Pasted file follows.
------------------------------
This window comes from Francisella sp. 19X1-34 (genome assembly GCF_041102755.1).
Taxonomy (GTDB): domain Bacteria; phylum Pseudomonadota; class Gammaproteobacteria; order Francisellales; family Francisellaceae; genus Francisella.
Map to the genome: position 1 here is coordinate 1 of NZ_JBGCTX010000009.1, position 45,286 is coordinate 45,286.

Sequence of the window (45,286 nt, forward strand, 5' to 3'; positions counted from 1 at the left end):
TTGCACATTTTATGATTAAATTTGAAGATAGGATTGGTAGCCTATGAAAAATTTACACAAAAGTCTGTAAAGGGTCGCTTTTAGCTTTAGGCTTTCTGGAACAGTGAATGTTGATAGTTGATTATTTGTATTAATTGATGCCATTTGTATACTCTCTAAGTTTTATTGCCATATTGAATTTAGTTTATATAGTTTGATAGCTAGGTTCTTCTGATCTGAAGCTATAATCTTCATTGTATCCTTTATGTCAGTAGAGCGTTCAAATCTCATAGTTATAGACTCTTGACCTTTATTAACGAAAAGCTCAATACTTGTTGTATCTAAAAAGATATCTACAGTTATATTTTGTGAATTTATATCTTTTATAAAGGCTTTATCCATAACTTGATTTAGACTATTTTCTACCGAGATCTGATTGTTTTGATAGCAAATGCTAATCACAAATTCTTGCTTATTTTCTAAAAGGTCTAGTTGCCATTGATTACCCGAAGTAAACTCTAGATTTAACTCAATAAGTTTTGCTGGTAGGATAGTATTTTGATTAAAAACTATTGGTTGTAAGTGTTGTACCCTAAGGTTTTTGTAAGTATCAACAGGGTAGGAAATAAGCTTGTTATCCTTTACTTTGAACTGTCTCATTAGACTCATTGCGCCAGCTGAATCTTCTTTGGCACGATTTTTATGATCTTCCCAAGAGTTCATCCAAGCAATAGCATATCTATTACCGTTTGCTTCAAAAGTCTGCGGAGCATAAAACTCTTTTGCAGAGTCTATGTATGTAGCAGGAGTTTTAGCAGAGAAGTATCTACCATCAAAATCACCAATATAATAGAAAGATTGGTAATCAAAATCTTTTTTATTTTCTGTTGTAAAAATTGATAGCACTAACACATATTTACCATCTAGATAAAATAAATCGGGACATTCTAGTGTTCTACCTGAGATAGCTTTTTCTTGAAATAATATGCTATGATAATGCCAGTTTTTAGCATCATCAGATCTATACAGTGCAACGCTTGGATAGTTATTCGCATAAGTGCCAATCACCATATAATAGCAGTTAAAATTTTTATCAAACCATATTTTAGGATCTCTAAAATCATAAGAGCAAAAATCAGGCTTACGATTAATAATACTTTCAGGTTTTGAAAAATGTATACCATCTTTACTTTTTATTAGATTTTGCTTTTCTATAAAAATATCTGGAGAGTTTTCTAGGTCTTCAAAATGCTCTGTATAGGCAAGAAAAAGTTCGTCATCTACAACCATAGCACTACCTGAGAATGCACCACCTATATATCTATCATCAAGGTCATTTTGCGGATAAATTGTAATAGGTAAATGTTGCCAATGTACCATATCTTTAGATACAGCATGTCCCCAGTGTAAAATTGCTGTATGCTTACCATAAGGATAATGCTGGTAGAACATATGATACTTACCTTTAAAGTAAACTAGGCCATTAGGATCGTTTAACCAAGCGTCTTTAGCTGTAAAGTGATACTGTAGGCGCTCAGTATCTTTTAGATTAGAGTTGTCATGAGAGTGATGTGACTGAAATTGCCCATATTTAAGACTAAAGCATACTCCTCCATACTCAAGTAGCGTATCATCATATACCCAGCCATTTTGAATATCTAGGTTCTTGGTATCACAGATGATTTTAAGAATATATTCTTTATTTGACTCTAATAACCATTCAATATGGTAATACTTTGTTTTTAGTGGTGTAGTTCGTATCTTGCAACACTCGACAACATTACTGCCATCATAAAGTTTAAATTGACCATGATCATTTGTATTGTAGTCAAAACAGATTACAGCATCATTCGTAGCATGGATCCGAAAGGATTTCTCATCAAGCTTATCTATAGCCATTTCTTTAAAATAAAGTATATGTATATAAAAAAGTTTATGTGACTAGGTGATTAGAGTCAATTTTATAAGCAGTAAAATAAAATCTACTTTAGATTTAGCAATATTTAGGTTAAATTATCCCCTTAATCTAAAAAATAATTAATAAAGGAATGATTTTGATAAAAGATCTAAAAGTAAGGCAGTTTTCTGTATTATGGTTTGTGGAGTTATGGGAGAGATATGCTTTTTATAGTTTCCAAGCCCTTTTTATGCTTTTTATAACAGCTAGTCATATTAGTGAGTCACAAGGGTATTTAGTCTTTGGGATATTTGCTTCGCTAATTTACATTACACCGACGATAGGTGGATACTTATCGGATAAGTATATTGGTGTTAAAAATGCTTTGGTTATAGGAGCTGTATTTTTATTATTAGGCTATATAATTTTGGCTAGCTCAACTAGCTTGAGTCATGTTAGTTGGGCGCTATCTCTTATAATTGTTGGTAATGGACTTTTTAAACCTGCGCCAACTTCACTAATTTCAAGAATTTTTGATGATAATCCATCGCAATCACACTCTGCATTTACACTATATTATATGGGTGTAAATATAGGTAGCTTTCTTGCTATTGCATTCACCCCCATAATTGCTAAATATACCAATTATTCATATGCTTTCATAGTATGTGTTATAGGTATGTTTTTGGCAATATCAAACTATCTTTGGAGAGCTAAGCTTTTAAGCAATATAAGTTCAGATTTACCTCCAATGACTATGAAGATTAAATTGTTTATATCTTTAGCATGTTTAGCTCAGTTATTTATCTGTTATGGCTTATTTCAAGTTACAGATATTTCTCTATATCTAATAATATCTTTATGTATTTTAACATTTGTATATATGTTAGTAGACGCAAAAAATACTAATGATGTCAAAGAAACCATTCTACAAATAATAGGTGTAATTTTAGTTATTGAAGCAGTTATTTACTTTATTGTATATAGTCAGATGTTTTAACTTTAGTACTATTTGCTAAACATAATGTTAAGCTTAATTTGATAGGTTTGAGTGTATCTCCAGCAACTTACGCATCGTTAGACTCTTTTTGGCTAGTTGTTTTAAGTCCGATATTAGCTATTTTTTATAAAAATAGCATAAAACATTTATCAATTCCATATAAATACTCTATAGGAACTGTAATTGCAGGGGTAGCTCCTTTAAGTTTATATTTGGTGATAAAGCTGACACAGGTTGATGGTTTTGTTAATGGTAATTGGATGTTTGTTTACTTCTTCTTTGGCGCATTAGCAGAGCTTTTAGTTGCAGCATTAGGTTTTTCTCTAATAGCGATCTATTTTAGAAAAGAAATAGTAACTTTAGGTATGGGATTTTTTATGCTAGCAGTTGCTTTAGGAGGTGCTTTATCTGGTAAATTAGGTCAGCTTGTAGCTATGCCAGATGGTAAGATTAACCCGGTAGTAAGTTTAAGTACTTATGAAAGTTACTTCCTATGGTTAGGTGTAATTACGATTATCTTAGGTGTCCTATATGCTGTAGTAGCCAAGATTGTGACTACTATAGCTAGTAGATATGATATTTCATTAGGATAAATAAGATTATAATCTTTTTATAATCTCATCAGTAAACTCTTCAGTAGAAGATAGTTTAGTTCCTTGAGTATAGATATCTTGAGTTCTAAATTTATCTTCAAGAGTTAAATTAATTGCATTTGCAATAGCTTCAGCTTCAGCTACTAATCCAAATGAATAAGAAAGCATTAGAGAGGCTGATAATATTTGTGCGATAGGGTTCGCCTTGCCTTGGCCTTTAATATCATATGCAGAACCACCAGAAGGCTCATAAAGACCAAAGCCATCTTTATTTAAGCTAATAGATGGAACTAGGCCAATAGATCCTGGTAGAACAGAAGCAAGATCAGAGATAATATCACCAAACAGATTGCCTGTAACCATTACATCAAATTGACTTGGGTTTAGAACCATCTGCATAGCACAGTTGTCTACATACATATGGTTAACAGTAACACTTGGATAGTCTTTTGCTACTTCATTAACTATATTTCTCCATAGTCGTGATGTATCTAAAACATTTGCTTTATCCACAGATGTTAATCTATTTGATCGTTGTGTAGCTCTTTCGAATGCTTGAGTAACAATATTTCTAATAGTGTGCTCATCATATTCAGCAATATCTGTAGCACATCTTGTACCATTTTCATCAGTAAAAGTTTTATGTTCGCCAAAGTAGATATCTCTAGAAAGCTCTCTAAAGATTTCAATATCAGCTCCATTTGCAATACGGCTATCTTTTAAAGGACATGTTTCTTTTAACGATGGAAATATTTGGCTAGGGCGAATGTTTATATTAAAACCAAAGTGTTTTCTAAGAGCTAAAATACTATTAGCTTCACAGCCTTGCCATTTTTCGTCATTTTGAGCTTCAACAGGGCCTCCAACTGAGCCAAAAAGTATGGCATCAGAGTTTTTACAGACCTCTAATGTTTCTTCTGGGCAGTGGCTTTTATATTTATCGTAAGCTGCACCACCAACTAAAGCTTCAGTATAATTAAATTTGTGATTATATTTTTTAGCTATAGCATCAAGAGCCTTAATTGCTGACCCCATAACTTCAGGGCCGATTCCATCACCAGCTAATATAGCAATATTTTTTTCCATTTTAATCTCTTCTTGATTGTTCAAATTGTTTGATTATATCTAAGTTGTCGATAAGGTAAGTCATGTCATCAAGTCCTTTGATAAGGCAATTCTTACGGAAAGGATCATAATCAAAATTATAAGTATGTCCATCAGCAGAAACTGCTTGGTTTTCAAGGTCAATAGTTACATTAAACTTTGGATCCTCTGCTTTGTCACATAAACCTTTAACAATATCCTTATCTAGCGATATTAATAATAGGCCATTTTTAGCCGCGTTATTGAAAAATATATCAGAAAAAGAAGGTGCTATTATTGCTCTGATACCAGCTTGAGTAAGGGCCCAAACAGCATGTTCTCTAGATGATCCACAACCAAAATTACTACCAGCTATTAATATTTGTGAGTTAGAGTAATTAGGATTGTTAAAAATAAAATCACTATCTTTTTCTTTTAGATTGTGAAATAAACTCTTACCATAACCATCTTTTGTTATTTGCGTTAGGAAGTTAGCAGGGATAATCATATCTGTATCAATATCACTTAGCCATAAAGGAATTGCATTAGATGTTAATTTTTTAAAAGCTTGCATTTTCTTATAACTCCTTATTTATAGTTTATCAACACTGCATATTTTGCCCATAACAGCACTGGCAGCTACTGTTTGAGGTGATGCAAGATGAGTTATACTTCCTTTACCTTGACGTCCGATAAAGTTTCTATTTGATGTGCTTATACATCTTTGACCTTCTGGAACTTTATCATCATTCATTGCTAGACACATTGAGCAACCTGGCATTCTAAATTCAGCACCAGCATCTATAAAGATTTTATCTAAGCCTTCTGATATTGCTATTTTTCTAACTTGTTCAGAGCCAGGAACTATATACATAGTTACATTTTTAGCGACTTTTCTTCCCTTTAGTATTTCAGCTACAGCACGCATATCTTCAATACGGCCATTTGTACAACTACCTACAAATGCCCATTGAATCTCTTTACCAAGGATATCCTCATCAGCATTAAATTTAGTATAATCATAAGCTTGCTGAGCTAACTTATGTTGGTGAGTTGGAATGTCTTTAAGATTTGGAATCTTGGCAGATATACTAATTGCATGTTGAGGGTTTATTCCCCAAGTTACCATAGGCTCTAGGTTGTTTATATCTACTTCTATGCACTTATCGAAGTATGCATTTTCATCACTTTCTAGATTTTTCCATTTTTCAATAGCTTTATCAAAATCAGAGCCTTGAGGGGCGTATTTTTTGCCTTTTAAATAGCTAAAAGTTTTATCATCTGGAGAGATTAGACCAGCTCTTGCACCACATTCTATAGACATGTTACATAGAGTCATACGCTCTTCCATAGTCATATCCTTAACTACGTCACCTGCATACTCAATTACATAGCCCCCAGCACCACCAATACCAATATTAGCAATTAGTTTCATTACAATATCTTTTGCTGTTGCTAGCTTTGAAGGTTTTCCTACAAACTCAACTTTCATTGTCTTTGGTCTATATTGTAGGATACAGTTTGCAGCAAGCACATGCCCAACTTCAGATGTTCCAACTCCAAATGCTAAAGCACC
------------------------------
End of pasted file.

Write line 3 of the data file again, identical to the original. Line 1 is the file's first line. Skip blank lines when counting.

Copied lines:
Map to the genome: position 1 here is coordinate 1 of NZ_JBGCTX010000009.1, position 45,286 is coordinate 45,286.